Another audience member yelled to ask Davidson why he was so tired, and later in the show an audience member yelled “Ariana Grande.” This was the only time Grande came up during the performance, and the outcry received boos from the crowd.
“I was expecting him to go into Ariana Grande material,” fifth-semester psychology major Matt Balaoing said, explaining he thought of Davidson as a “B-list celebrity” because of his previous relationship with Grande. Balaoing also claimed it was his brother who yelled Grande’s name.
At this time, Davidson took a moment to really address the call-outs, referring to the last one as “little penis energy” and giving the audience 30 seconds to yell out anything else they needed to say.
“Hopefully we can all be adults and move on,” Davidson said after this. “As you can tell, I’ve been taking an anger management course.”
At the end of the show, Davidson did give the audience a chance to ask questions, which were more mellow than the comments yelled throughout the show, and appreciated by students. Many asked about his outfit: His car-patterned pajama-looking pants were from Urban Outfitters, his Raw sweatshirt he got because he smoked a lot of weed and, no, he wouldn’t be giving the sweatshirt to the girl in the audience who requested it.
“He answered my question, which made me very happy,” Rodican said. “I communicated with him.”
Although the performance had some ups and downs, Davidson did attempt to make some of his jokes tailored to UConn. He picked up on the large screen announcing SUBOG, and proceeded to make that his battle cry for the night, ultimately ending his show with a loud “SUBOG.”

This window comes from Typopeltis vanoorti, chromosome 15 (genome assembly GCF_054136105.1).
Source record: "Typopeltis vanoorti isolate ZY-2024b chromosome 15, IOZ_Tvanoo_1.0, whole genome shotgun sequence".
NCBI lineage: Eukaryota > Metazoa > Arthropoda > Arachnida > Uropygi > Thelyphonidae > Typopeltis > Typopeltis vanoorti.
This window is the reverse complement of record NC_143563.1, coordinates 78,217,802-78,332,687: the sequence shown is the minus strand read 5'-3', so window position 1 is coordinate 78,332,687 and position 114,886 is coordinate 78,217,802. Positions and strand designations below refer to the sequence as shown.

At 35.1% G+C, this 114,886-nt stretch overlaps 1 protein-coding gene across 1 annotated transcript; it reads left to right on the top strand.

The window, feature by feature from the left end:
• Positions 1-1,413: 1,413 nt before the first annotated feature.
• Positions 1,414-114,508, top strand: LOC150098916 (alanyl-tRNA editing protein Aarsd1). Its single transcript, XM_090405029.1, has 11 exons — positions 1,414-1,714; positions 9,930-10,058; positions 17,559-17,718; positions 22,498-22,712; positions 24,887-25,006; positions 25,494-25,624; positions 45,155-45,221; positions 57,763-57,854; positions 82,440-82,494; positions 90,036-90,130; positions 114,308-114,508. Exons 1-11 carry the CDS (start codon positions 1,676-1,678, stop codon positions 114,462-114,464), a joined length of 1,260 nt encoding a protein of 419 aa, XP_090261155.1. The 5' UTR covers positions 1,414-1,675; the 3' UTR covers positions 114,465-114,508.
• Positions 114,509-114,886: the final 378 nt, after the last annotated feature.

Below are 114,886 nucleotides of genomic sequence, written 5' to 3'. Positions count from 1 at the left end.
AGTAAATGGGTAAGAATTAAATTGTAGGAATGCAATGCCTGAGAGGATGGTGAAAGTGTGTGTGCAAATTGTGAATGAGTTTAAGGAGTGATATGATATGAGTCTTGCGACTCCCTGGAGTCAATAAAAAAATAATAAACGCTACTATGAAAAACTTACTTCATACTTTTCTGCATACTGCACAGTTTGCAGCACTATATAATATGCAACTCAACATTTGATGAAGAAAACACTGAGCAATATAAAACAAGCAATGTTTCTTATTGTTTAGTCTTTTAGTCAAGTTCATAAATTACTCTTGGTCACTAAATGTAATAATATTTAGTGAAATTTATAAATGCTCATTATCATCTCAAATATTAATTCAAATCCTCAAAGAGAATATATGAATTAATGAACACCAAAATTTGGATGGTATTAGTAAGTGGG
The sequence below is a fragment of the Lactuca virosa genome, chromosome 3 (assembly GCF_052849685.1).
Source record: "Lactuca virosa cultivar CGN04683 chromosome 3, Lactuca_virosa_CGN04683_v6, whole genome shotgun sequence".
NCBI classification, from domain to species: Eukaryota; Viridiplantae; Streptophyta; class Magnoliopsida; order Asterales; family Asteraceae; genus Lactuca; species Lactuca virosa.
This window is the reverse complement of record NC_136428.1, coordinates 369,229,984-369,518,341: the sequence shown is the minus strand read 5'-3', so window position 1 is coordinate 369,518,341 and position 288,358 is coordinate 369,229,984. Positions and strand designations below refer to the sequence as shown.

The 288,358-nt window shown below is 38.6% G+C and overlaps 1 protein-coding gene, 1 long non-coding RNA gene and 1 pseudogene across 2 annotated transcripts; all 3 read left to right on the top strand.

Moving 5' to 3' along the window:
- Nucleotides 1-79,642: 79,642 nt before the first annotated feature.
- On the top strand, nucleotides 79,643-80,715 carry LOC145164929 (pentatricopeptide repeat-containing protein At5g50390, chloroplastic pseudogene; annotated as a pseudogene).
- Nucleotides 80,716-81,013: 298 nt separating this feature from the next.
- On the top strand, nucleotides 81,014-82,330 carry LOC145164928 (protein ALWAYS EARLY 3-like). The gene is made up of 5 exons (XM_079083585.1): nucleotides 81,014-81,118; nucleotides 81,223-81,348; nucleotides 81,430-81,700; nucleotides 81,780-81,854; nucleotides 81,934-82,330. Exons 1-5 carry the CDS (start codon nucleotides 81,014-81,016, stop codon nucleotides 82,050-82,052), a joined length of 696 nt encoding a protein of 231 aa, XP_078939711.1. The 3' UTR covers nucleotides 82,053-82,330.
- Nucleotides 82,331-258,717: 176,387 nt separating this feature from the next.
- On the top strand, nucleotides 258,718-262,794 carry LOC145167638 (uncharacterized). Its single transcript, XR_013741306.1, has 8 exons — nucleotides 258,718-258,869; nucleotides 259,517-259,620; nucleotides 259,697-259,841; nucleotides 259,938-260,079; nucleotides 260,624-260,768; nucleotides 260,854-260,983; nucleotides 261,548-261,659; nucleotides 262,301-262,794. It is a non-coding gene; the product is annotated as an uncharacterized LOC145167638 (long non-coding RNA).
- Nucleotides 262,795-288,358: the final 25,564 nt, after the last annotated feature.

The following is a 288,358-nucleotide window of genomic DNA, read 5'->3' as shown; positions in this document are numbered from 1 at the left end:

“That’s the most unattractive name I’ve ever heard,” Davidson said of the organization. “That sounds like a fat Russian girl … it backwards would be cool: Gobus.”
Despite Davidson dragging their title, the performance was still a landmark for SUBOG. Third-semester English major and SUBOG Comedy Chair Catherine Casey announced before the openers took the stage that even though it was the organization’s first paid comedy show, it sold out.
The show also featured comedians Ricky Valez and Derek Gaines.
Gaines acted as host, performing first with a number of jokes about how he both fit and broke black stereotypes, claiming he was a “cul-de-sac black,” so he could dance better than all his white Jewish friends, but he could also swim. He then introduced Valez, who told stories about buying drugs in the ocean on the coast of the Dominican Republic and his plan to smear poop on himself to survive prison.
Although all three comedians received some criticism, they all received some praise from audience members, like first-semester marketing major Kalli Taylor, who said she enjoyed having three comedians, and that they all did “very well.”
According to Rodican, the night was, at least, “worth the price.”
Thumbnail photo from orlandoweekly.com
Alex Houdeshell is the managing editor for The Daily Campus. She can be reached via email at email@example.com.